Argentina ends deal on disputed islands with UK

Buenos Aires is scrapping the 2016 Foradori-Duncan Pact and reopening the issue of the Malvinas/Falklands islands with the UK

Argentina ends deal on disputed islands with UK

Argentina ends deal on disputed islands with UK

The Foradori-Duncan Pact on the Falklands/Malvinas was seen as conceding too much

Buenos Aires has formally renounced a 2016 deal with the UK regarding the disputed Falklands/Malvinas islands in the South Atlantic, the site of a bloody 1982 conflict, saying on Thursday that the matter needs to be resolved under the UN guidelines on decolonization. London insists that the matter was settled after local residents chose in a referendum to be ruled by Britain. 

Argentinian Foreign Minister Santiago Cafiero said he informed his British counterpart James Cleverly of the decision at their meeting in New Delhi, India, on the sidelines of the G20 summit.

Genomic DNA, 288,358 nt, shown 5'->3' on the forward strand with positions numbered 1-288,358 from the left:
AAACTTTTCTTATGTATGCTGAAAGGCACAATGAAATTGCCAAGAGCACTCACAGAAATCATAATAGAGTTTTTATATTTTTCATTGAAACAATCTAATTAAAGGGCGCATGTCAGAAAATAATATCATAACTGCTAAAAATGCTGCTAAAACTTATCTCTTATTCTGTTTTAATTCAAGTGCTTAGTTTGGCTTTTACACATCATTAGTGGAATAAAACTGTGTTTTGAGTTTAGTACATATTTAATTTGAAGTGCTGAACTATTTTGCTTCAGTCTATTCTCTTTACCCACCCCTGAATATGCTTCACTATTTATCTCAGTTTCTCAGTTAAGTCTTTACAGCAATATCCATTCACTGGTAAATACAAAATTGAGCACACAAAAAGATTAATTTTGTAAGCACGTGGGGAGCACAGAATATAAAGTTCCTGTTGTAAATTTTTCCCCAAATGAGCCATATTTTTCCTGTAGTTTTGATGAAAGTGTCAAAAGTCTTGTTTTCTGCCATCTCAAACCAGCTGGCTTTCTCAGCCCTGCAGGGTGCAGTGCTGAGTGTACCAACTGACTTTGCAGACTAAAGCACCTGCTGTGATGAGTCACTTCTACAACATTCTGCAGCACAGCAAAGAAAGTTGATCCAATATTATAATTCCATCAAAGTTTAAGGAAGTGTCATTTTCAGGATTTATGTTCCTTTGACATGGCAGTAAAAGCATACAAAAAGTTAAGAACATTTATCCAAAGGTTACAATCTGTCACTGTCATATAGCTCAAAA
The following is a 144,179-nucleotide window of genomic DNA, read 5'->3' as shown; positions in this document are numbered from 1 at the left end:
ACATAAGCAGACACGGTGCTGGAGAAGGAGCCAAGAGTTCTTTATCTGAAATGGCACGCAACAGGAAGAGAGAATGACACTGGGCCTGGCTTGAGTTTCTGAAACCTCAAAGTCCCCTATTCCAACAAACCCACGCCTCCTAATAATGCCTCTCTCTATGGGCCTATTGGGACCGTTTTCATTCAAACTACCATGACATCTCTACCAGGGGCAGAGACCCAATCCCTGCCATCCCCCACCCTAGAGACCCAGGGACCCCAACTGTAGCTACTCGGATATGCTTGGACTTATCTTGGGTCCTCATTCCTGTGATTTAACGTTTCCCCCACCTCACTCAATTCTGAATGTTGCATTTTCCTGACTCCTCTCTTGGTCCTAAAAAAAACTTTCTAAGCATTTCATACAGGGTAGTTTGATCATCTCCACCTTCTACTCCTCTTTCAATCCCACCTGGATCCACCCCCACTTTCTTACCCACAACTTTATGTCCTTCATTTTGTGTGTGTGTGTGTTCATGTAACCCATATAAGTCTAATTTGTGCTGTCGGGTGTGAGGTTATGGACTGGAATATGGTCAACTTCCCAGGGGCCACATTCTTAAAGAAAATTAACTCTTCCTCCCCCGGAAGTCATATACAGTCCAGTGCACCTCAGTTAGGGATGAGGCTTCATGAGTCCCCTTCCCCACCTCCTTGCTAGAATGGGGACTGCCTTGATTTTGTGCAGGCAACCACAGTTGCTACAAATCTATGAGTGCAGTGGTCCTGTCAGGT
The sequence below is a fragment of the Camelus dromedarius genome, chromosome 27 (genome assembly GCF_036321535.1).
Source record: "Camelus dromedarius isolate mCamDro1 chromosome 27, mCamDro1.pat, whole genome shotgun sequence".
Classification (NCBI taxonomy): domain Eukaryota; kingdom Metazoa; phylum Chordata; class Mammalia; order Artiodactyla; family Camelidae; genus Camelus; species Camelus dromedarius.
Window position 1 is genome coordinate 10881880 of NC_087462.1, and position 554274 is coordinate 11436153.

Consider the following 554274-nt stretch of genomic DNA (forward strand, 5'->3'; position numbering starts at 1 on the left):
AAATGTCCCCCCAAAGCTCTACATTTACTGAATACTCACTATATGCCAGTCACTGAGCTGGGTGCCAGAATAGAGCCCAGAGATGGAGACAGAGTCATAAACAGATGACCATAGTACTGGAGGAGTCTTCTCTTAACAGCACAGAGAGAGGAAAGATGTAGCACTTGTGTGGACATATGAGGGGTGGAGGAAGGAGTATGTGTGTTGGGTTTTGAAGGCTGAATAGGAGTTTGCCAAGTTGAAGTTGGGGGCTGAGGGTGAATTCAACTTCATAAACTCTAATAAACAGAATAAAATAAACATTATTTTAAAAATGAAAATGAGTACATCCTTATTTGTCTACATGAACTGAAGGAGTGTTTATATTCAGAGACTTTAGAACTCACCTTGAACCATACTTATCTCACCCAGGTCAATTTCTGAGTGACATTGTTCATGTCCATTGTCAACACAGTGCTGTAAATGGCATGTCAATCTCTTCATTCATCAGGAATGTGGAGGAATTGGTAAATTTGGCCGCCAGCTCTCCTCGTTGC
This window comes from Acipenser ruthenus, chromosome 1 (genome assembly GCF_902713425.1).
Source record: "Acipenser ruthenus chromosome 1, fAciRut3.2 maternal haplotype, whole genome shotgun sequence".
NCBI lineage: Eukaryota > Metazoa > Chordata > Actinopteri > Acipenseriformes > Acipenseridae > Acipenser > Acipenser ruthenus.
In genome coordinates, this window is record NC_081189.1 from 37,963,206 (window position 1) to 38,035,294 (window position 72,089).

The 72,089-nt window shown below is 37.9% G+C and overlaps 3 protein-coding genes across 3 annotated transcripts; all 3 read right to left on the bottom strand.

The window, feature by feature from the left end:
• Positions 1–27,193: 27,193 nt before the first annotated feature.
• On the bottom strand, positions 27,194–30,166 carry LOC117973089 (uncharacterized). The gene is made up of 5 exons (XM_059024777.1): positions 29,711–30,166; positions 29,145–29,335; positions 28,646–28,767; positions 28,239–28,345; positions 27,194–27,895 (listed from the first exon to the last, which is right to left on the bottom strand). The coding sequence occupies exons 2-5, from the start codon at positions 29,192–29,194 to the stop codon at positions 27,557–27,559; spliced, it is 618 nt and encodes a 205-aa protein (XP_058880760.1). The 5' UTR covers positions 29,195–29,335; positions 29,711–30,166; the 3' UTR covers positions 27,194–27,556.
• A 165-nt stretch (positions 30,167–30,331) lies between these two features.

Argentina “has proposed to resume negotiations on the question of sovereignty,” in compliance with the mandate of the UN General Assembly and the world body’s Committee on Decolonization, added Cafiero.

“The Falkland Islands are British,” Cleverly responded. “Islanders have the right to decide their own future – they have chosen to remain a self-governing UK Overseas Territory.”

Minister for the Americas David Rutley, who had just visited Buenos Aires, called the decision “disappointing” and accused Argentina of choosing to “step away from an agreement that has brought comfort to the families of those who died in the 1982 conflict.”

A nonbinding UN General Assembly resolution from 1965 called on both countries to not make unilateral changes in the dispute over the islands.

In the 2016 pact, Argentina and the UK agreed to disagree over sovereignty, but pledged to cooperate on energy, shipping, fishing, transportation and identifying the remains of soldiers killed in the conflict. Alan Duncan, the minister who negotiated the deal with Argentina’s deputy FM Carlos Foradori, insinuated in his diaries that the talks were fueled by a constant supply of Merlot from the British embassy’s wine cellar. Foradori has denied this.